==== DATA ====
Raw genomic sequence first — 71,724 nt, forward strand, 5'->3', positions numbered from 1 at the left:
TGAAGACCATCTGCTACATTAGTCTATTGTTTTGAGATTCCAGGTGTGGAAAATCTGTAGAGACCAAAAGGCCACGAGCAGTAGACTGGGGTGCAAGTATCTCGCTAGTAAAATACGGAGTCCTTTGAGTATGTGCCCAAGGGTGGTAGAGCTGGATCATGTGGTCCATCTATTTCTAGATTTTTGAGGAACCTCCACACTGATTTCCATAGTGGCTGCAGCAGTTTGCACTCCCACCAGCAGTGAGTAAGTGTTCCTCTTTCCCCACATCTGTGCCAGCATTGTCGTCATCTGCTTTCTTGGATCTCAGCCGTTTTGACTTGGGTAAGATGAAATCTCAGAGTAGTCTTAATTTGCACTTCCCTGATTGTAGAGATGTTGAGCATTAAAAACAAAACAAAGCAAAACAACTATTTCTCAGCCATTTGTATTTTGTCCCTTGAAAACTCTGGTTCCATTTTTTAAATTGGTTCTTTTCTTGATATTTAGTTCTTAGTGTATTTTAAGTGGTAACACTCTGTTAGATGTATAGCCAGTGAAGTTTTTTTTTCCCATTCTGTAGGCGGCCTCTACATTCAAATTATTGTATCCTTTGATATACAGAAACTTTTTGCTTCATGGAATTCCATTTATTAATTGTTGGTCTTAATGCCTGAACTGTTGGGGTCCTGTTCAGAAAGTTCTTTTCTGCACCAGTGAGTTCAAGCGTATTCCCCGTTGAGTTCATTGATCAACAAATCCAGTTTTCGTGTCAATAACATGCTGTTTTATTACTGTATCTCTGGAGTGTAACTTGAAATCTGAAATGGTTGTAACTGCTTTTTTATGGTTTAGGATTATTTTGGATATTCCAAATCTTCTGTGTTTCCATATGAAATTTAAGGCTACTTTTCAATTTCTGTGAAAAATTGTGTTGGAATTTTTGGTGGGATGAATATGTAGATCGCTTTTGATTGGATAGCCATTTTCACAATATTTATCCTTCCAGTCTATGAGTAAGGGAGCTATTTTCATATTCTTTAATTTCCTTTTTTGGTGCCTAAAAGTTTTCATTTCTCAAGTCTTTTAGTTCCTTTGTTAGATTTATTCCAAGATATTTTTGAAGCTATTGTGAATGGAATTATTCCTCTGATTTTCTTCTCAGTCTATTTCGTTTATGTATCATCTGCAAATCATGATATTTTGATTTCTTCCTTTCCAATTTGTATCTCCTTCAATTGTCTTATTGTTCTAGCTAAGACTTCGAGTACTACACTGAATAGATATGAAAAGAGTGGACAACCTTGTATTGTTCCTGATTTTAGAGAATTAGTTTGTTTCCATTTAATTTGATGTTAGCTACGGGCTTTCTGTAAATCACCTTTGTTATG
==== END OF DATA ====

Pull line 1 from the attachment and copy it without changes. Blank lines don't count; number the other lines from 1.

Raw genomic sequence first — 71,724 nt, forward strand, 5'->3', positions numbered from 1 at the left: